Freiermuth provides a receiving threat at all three levels — and his ability to track the ball vertically through traffic makes him a perfect stereotypical seam runner as a tight end. While he’s not a dominant power blocker, he’s more than capable of holding his own on the line of scrimmage — and really excels at blocking in space. Given his size — he’s listed at 6-feet-5 and 260 pounds — the potential to become an even better blocker is clearly there.

The Chiefs are a bit of an enigma in their usage of second tight ends. While they are consistently among the NFL’s Top-10 teams in using 12 personnel, they have rarely invested in TE2 — or utilized such players as more than run blockers. So the team could use an upgrade — and it’s also getting to be time to consider replacing Travis Kelce. If the plan is just to have a blocker at TE2, they can continue to churn UDFAs. But if they intend to use them more as a weapon, then someone like Freieirmuth — who will likely be available toward the end of the first round — could be an option.

Matchup to watch

CB Roger McCreary vs. WR Terrace Marshall Jr.

Auburn vs. LSU, 2:30 p.m. Arrowhead Time

McCreary may be the best corner in the country that no one is really talking about. After playing mostly as a nickel corner last season, he is now the Auburn Tigers’ top cornerback — and he’s been on his A-game to start the season.

McCreary has a very good combination of size and athleticism for the NFL — and plays with the aggressive style typical of Auburn corners. He has quick feet, fluid hips and the top-end speed to compete with any wideout in the country. His physicality doesn’t show up as consistently as the athleticism does, but he’s more than capable of disrupting receivers at the line of scrimmage — and then controlling them throughout their routes.

As a zone-coverage defender, his eyes may lack a little discipline — but so far this season, he’s been putting everything together. He’s already made a handful of plays jumping routes while in zone coverage, which gives hope he could become an all-around cornerback at the next level.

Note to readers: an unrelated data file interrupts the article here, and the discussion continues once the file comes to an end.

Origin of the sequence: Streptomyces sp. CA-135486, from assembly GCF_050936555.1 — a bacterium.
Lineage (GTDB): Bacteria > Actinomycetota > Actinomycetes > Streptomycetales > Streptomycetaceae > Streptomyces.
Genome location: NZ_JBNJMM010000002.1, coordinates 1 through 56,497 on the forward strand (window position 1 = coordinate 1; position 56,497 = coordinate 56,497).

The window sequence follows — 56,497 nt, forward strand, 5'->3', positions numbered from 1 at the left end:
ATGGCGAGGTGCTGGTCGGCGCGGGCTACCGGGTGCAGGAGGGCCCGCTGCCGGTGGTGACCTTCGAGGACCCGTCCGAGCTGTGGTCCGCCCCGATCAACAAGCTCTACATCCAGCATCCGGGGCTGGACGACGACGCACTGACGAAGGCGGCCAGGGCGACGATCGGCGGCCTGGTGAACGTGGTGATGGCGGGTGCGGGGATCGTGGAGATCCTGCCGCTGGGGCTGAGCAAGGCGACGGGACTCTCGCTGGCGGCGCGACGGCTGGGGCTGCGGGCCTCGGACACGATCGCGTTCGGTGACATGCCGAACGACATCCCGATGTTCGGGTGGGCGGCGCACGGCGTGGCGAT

Across from McCreary will be LSU’s Marshall, who has started this season on an absolute tear.

Marshall almost made the matchup to watch last week, squaring off with draft riser Jaycee Horn — who had shut down Seth Williams the week before that — and Marshall took him to task. This test will be a little different; McCreary should have the athleticism to match Marshall on all levels of the field.

In 2019, Marshall was LSU’s deep threat, mostly running longer-developing spacing routes deep downfield. He rarely faced press coverage; often, he was just trying to occupy space in order to stretch out opposing defenses. He still made the most of it, coming up huge in the red zone by using his length (he’s listed at 6-foot-3) and jumping quite well.

He has showcased good tracking ability — and the desire to go up and take the ball away from defenders. If that were all Marshall is today — a long, vertical threat with contested catch ability — he would still have NFL value. But in 2019, he was far from a complete wide receiver.

Then came 2020. With Justin Jefferson no longer around — and Ja’marr Chase opting out of the season — Marshall became LSU’s top receiver. Now being utilized on all three levels — and from the slot — he’s done nothing but thrive.

In this game, these two NFL-caliber athletes will undoubtedly see a lot of time matched up against one another. Which player continues their strong 2020 — and has a big game against another Top 50-hopeful? We’ll find out on Saturday.